EDIT: For you new readers, I have VERY high standards. This adventure is one of the best to be published by WOTC in a LOOONNNNGGGGG time.
Are you seriously reading this review in order to figure out if you should buy 5e? Our long nightmare is over … D&D is back! Go buy it, play it, and enjoy!
The first segment of the adventure puts DMs through the basics of asking for checks and saving throws, as the characters venture into a goblin lair on a rescue mission. Once the adventurers have dealt with the goblins, they have free reign to explore the region around the village of Phandalin. Three more dungeons and five other adventure locations provide novice DMs with plenty of material to keep a campaign going for months.
This is the beginning adventure(s) from the D&D 5e starter set. D&D finally has it’s head (mostly) out of its ass in a set of adventures that provides a framework for the players to have fun in. This is not the “D&D turned up to 11” of some of the recent editions, but rather a solid 7, 8, or 9 that keeps delivering over and over and over again. It provides a pretty solid foundation from which a DM can build on, with a rough outline of action and some interesting, but not set-piece, encounters. It suffers more than little on the mechanistic way magic items are treated and in the lack of evocative descriptions … especially for monsters.Overall though this is a VERY solid adventure in the high-C/Low-B “Bryce has unrealistically high expectations” grading scale … even if “months of material” may be stretching things.
The adventure comes in four parts. The first is a small ambush and cave lair. It serves mainly as a hook. The second is a town. This serves mostly as home base with several quests that can be picked up. The third is an exploration of the region, driving by the quests in town, where several clues can be picked up as to … the fourth part: the Evil Bad Guy’s Lair. The adventure is written in a progressive rules learning style, with more rules presented inline with the adventure near the beginning and things flowing little more streamlined near the end. Embedded in the adventure is advice for the DM, most of whig is pretty decent. Things like “ham It up” and ‘don’t go on too long” and “let the players do what they want.”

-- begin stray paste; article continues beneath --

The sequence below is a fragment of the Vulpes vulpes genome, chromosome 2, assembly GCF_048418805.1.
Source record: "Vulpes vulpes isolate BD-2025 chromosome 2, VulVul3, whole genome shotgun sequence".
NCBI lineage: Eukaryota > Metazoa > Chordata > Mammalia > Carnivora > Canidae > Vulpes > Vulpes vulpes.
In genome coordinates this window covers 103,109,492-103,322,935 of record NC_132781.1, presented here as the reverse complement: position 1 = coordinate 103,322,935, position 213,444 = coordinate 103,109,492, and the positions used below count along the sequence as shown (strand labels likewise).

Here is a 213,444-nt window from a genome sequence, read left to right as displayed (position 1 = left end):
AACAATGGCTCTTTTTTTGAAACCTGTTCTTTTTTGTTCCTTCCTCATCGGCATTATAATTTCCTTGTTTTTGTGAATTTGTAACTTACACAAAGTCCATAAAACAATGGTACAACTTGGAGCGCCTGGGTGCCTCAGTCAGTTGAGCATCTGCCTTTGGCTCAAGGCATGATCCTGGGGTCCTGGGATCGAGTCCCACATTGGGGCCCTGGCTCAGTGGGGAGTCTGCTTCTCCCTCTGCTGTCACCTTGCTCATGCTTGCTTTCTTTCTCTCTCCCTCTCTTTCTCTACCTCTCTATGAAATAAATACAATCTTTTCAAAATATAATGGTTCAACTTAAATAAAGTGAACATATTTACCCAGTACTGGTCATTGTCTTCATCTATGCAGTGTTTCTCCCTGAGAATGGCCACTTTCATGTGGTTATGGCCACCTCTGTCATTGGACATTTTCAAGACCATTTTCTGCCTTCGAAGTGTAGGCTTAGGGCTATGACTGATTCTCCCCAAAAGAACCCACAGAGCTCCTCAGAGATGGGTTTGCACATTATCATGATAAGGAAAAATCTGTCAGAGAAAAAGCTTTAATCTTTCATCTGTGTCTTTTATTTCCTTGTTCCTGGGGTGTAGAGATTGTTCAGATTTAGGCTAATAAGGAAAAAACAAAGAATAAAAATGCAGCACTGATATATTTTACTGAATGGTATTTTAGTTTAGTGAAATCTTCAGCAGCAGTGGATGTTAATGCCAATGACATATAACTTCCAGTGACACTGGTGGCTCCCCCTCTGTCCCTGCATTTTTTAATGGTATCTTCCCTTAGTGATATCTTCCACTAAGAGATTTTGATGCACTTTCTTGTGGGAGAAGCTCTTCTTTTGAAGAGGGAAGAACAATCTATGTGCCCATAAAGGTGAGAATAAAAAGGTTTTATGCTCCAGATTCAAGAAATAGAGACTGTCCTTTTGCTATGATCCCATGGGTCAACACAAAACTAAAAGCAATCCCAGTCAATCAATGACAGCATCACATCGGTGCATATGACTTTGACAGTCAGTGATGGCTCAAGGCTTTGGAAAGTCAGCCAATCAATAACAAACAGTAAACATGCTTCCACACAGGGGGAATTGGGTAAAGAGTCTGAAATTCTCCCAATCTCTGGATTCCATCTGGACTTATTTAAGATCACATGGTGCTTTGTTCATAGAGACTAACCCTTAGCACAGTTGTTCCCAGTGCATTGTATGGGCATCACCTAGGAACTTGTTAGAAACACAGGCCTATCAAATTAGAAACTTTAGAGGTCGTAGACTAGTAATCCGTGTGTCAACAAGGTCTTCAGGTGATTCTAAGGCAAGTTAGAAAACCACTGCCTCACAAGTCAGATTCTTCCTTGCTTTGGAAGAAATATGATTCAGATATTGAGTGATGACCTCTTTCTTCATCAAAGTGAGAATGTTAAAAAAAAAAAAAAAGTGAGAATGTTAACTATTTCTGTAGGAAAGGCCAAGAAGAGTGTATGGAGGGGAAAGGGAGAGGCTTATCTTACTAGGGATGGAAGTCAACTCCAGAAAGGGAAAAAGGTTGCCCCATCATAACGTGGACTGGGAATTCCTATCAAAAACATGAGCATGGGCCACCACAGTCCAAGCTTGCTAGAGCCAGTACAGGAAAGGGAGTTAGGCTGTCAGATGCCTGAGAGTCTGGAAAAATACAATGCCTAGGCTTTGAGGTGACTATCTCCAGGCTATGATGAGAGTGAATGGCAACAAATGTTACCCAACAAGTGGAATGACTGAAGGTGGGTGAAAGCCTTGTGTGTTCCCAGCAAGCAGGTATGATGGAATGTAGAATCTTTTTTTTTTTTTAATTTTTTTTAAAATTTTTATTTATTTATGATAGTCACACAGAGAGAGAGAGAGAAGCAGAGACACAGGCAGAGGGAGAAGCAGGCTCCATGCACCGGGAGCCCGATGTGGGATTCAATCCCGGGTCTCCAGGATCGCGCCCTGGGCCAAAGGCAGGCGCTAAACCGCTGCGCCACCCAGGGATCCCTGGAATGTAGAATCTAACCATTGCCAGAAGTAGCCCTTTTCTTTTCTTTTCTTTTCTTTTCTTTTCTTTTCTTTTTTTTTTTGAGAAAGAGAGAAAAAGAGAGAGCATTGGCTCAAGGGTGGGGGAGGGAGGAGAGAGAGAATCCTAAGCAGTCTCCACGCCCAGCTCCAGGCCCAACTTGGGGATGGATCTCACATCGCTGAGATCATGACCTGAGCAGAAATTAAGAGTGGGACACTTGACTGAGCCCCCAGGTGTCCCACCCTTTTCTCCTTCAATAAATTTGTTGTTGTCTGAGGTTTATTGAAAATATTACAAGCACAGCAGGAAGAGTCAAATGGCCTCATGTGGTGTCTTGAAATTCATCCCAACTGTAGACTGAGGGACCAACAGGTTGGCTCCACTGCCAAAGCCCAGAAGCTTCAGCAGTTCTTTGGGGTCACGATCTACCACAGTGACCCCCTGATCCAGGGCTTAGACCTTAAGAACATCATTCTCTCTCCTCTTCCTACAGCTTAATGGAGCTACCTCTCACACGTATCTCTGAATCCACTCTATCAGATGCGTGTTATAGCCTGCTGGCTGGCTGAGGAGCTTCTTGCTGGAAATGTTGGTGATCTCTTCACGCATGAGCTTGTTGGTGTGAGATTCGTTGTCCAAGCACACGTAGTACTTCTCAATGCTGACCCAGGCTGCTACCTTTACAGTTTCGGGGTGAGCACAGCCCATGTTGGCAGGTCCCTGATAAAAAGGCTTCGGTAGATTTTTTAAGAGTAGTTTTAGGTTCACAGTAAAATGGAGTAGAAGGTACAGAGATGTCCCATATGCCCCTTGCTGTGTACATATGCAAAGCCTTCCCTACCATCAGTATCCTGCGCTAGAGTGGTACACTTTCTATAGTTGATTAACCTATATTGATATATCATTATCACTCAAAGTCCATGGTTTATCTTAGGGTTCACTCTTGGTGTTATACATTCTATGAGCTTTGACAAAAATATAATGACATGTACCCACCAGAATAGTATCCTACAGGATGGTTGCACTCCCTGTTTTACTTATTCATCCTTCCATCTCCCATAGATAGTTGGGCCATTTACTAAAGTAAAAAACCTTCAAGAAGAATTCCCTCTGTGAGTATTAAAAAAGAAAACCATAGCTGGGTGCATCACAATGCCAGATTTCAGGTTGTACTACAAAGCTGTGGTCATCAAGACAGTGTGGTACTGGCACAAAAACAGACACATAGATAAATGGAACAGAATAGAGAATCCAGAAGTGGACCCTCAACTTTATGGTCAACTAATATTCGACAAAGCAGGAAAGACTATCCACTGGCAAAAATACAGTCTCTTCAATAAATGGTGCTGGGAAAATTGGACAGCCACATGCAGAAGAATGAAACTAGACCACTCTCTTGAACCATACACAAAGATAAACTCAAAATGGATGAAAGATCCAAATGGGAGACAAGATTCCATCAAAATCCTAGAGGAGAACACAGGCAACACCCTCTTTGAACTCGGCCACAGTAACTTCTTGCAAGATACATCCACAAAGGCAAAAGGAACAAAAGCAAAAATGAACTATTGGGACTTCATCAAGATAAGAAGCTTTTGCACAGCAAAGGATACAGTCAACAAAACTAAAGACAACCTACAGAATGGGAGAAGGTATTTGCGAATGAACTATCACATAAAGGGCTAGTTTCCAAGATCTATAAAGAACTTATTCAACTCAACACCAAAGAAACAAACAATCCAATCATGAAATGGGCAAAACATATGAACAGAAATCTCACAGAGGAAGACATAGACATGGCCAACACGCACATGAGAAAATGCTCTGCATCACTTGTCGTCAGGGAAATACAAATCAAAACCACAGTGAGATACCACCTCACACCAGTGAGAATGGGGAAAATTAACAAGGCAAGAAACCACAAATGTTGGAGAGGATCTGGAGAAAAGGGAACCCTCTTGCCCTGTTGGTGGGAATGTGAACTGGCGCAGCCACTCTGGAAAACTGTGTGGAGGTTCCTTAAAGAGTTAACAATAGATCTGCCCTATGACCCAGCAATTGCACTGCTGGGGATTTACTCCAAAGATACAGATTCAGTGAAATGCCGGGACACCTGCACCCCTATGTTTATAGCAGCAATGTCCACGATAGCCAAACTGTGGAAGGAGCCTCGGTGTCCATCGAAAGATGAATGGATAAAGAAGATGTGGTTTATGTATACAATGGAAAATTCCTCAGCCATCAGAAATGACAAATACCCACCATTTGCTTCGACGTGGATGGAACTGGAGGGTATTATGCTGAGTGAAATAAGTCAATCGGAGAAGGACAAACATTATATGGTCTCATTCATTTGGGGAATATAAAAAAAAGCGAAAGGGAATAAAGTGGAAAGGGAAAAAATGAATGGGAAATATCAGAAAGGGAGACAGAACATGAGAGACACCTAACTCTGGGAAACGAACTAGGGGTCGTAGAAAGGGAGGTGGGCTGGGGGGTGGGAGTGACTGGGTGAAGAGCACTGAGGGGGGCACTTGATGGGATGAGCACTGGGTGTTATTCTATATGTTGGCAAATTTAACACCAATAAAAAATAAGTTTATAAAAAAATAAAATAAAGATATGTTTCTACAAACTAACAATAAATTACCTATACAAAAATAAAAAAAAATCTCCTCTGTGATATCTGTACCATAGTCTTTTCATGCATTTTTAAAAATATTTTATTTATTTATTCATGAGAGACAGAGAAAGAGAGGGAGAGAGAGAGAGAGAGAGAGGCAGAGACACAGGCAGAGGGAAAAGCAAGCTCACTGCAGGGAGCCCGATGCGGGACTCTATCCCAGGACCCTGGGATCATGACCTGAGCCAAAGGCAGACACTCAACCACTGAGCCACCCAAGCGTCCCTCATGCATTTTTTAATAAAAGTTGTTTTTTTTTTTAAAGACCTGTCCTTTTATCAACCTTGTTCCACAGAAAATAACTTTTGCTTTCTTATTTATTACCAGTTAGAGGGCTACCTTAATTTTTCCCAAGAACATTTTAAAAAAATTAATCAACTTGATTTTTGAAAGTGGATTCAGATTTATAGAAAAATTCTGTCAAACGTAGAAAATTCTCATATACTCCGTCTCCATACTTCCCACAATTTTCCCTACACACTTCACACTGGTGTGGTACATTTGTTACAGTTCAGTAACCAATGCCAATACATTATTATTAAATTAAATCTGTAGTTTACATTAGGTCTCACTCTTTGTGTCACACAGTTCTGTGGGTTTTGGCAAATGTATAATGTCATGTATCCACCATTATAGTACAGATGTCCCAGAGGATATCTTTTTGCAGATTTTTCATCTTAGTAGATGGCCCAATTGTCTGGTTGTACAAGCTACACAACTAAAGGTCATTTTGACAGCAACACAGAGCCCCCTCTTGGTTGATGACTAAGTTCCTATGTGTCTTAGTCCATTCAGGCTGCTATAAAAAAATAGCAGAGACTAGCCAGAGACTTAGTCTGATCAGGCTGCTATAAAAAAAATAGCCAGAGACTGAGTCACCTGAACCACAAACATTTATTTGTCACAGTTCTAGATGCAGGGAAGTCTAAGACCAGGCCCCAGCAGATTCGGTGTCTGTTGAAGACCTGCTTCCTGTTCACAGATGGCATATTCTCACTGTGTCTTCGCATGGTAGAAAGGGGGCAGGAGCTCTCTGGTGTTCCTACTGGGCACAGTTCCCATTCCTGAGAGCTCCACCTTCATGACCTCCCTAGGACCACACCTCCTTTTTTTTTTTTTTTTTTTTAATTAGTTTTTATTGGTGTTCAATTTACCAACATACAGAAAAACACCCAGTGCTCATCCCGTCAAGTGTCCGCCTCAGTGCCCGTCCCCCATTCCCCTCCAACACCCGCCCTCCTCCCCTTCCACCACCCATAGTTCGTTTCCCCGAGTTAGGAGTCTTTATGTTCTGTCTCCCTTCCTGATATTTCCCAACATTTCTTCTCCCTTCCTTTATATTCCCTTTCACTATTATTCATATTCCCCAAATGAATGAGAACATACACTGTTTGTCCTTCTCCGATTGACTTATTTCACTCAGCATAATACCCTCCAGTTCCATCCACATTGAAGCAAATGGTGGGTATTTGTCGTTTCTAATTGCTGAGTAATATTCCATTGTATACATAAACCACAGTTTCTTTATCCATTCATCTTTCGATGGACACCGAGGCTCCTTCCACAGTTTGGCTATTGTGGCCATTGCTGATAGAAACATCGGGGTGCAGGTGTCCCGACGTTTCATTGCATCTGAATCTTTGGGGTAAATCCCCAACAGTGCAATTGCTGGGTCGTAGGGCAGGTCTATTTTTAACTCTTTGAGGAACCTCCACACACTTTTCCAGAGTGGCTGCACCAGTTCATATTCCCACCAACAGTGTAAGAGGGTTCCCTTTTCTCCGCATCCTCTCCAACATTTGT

This seems like a good time to cover something important. The starter set is intended for new players. New players will learn how to play D&D from this set. I believe VERY strongly that the tenor & tone of of an RPG derives mostly from the published adventures. The published adventure is what the masses will think is ‘normal’ or ‘how the game is played’ and thus the published adventure from the company has a vast opportunity to influence the direction of the game. If it involves 3 straight up combat encounters,no roleplaying, and a skill challenge, then people are going to play that way at home, published adventure or no. The RPGA and con games will do the same thing. If all you publish are dungeon crawls then people will think that’s what the game is about and play that way. These beginning adventures are important. Balanced against this is the very real fact that this is, essentially, a programmed exploration of the rules set for people who have never played before. Some things are going to be a bit clunky as the adventure holds your hand. I usually don’t give a shit, an adventure has to stand on its own merits. Im going to try and walk a finer line with this one, attempting to recognize and be generally ok with the hand-holding while still attempting to uphold standards of good adventure writing.
Part 1 – The most generic hook possible: you’re caravan guards
This was my introduction to this adventure. A cute little one column background that an entirely appropriate length followed by a couple of sentences explaining that the party are caravan guards. That hook was NOT a strong start. It recalls every crappy adventure ever written in which there was a throw-away line about the party being caravan guards. No details. You’re guards. Move along. Caravan guard is a classic trope. The classics got to be classics for a reason: when well done they are REALLY good. I recall an adventure in Dungeon Magazine in which the party were caravan guards. It included a short section that was a nice little realistic depiction of the duties during the day and what goes on the campfire at night and gave the (three?) merchants a personality and some wares to sell and they interacted with the PC’s, all described in a section that wasn’t overly long and used some strongly evocative language. This ain’t that. The whole purpose of the caravan guard thing is to put you on the road to the frontier town that will serve as the parties base … so you can be ambushed. Lame. LAME LAME LAME. Now, it turns, out, that the pre-gens all have some little hooks on their character sheets that motivate them to get involved in the adventure. Those hooks are pretty decent. The thief was part of the gang in town, they were framed and set up and now want revenge. There’s a do-gooder, a guy who has an ancestral tie to the land, and so on. These are pretty well done and should serve as some strong motivations to get to the town. The pre-text then, the caravan guard duty, is just the surrounding glue that motivates them to journey together at the same time. It is at this point I should disclose that I have DEEP scars about character motivations. I’ve seen them used to justify some pretty crappy PC behavior, all on the grounds of “that’s what my character would do.” This includes a player having their character sit out the ENTIRE adventure because ether character wouldn’t do that. I’m VERY suspicious of this stuff. In this case the written text seems to work well with the glue of the hook … EXCEPT FOR THE ELEPHANT, which I’ll talk about later.